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The state of Delaware has long been one of the most favorable places to establish a business. But what many business owners don’t recognize is that Delaware can also be a good place to create a personal trust for estate planning or asset protection purposes, even if neither the business nor the business owner resides in Delaware.

Business owners typically face special challenges in structuring estate plans because of their unique need for control, asset protection, and confidentiality regarding their main asset, the family business. Home-state tax mitigation is also a common goal for many business owners. Fortunately, Delaware provides some special advantages to business owners who establish personal trusts under its laws. While not all of these advantages are unique to the state of Delaware, utilizing them with a trust located in Delaware may afford the business owner access to other benefits that this trust-friendly state has to offer.

Directed trusts help business owners maintain control of their greatest asset: the business
One of the biggest hurdles for business owners considering estate planning using personal trusts is the fear of giving up control over their most significant asset. After many years of leading their company, they are understandably reluctant to let anyone else make decisions about how it is managed as an asset. 

Under most traditional trust structures, the trustee becomes responsible for assets placed in trust. The trustee has to make regular decisions about how to manage these assets—which can be particularly challenging when the primary asset is a closely held business. Because of its fiduciary duty to diversify the trust’s investments, a trustee may decide that a closely held business is not an appropriate investment for the trust, because it is undiversified and illiquid, and may decide to sell all or part of the ownership interest or manage it in a manner that is contrary to the family’s goals. This, typically, is not what most business owners want. However, these issues can be addressed by establishing a trust with a directed trustee feature. With this feature, the business owner may designate one or more advisors to make investment decisions for the trust that holds the business as its main asset, while having a Delaware administrative trustee perform the remaining duties of a trustee.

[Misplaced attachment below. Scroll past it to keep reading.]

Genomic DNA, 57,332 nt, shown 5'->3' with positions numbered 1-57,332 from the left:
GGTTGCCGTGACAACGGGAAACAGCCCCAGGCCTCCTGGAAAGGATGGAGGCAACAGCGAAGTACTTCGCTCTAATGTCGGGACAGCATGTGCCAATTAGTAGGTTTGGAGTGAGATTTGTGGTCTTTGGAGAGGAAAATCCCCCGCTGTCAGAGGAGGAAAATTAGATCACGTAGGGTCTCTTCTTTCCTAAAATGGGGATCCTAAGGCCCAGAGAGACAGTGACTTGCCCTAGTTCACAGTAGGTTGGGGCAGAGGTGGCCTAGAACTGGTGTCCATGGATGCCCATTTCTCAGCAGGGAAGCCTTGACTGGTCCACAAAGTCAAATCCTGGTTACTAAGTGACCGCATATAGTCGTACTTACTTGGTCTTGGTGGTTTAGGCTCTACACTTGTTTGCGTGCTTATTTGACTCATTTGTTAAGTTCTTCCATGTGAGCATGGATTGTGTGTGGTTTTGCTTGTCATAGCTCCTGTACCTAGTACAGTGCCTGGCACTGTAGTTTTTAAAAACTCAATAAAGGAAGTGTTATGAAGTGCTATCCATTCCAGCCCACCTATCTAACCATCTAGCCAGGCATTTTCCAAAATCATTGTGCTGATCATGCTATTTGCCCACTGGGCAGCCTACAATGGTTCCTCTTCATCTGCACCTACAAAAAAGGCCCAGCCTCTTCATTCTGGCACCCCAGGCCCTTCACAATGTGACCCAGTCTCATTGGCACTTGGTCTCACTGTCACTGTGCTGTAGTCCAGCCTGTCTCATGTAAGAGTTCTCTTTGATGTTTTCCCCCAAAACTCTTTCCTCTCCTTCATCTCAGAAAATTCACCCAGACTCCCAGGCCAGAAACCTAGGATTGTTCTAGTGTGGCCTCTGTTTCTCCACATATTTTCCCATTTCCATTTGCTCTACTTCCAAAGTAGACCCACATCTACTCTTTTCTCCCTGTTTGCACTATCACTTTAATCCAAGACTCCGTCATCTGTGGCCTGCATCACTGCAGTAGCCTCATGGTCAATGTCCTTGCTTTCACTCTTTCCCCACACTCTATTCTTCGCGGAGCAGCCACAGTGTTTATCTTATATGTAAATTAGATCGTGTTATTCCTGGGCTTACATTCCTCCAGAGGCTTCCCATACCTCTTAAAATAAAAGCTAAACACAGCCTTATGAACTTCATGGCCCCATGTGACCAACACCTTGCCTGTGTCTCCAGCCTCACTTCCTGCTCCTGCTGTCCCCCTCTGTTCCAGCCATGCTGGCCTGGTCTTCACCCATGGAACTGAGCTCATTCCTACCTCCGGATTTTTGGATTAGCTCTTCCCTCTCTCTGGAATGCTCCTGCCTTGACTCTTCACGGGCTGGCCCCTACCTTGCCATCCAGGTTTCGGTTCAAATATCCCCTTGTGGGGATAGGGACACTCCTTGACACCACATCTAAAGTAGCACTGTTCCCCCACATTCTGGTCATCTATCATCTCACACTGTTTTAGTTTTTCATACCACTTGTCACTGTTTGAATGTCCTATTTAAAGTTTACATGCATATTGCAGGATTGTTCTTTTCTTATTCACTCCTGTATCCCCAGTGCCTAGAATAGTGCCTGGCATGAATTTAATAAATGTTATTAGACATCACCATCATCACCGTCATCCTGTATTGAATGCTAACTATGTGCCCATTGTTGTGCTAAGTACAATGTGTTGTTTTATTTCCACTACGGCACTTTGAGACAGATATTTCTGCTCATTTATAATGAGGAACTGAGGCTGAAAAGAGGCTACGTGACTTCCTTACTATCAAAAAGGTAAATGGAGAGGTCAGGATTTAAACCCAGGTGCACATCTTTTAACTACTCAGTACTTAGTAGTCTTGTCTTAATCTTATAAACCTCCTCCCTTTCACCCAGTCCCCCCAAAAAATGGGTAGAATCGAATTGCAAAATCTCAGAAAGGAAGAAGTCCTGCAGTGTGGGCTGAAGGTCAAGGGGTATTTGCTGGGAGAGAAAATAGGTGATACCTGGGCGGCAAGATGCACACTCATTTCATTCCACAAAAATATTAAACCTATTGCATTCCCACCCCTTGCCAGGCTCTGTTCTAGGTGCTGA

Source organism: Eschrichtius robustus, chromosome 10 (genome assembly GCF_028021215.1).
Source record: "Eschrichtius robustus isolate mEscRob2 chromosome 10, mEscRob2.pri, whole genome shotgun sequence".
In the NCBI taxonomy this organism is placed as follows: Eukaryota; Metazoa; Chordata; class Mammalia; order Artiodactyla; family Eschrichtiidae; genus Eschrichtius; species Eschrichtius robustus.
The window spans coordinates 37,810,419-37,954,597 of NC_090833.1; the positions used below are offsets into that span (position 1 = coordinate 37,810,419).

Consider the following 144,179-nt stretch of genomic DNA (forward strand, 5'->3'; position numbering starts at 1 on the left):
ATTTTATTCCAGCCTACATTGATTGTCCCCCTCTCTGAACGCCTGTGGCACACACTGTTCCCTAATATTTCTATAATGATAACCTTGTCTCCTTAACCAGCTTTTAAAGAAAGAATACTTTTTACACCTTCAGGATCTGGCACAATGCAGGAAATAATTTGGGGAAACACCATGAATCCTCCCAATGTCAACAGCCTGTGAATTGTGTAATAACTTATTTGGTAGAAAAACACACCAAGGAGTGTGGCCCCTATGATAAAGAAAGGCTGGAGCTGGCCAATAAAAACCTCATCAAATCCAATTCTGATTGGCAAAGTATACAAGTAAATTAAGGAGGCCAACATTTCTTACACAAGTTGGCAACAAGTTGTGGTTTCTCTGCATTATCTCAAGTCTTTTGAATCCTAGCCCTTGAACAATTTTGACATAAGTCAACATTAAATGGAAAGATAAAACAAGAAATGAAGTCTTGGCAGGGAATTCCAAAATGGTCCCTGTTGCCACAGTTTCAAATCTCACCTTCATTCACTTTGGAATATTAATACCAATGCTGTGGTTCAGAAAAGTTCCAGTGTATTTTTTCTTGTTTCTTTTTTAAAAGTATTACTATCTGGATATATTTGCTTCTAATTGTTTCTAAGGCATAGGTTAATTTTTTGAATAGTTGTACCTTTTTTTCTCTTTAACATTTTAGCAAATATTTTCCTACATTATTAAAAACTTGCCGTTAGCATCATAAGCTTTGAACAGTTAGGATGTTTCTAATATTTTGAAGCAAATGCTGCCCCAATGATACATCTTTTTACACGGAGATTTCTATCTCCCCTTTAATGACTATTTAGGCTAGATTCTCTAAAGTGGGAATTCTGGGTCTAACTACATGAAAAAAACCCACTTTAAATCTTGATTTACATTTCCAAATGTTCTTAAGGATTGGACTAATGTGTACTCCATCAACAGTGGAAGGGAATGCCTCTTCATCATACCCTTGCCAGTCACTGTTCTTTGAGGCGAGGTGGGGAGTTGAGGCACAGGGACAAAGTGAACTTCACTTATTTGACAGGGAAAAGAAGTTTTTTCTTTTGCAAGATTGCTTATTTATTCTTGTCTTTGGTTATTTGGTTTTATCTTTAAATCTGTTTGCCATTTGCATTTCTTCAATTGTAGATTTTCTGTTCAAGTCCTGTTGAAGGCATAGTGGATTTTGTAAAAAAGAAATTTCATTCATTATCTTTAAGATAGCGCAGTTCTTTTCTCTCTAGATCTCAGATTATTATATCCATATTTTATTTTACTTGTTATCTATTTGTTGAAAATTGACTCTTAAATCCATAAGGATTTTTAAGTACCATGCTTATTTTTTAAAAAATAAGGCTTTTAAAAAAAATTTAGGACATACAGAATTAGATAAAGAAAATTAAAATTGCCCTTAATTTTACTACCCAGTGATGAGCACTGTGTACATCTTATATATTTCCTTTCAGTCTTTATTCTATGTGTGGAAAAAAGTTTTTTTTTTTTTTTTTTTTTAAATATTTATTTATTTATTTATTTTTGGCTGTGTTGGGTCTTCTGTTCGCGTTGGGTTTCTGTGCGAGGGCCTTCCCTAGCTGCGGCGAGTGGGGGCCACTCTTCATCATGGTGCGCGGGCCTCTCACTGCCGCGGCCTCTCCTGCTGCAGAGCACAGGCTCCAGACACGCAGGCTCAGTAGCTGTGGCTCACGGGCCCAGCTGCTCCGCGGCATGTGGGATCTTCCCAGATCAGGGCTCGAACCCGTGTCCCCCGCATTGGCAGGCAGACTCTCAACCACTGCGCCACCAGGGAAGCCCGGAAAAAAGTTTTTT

Delaware’s directed trust law provides:

  • Freedom to engage in estate planning or asset protection planning using illiquid assets, such as stock in the family business, real estate, or hedge fund/private equity investments, when a trustee may otherwise be reluctant to hold these types of assets
  • Flexibility for a trusted advisor or family member to retain control over a trustee’s investment or distribution decisions so that they can do what is best for the family/beneficiaries

Essentially, the directed trust splits fiduciary responsibilities, allowing the person who establishes the trust, often referred to as the settlor or grantor, to name his or her own investment advisor to manage the assets, while the trustee is responsible for other aspects of administering the trust. In many cases, the business owner-settlor may serve as his or her own investment advisor. The trustee can’t be held liable for the investment advisor’s actions unless the trustee engages in willful misconduct related to the investment process. 

This structure is particularly beneficial for business owners who do not wish to divest the business interests held in the trust. The directed trust feature provides flexibility since it can be added to virtually any type of Delaware trust structure. Whether the goal is asset protection or a perpetual trust to save estate taxes, these trusts can be set up with an investment advisor directing the holdings and investment process. 

Please see important disclosures at the end of the article. 

Note that a few states, including Delaware, have special trust advantages that may not be available under the laws of your state of residence, including asset protection trusts and directed trusts.

Source: https://delcode.delaware.gov/title12/c033/index.html

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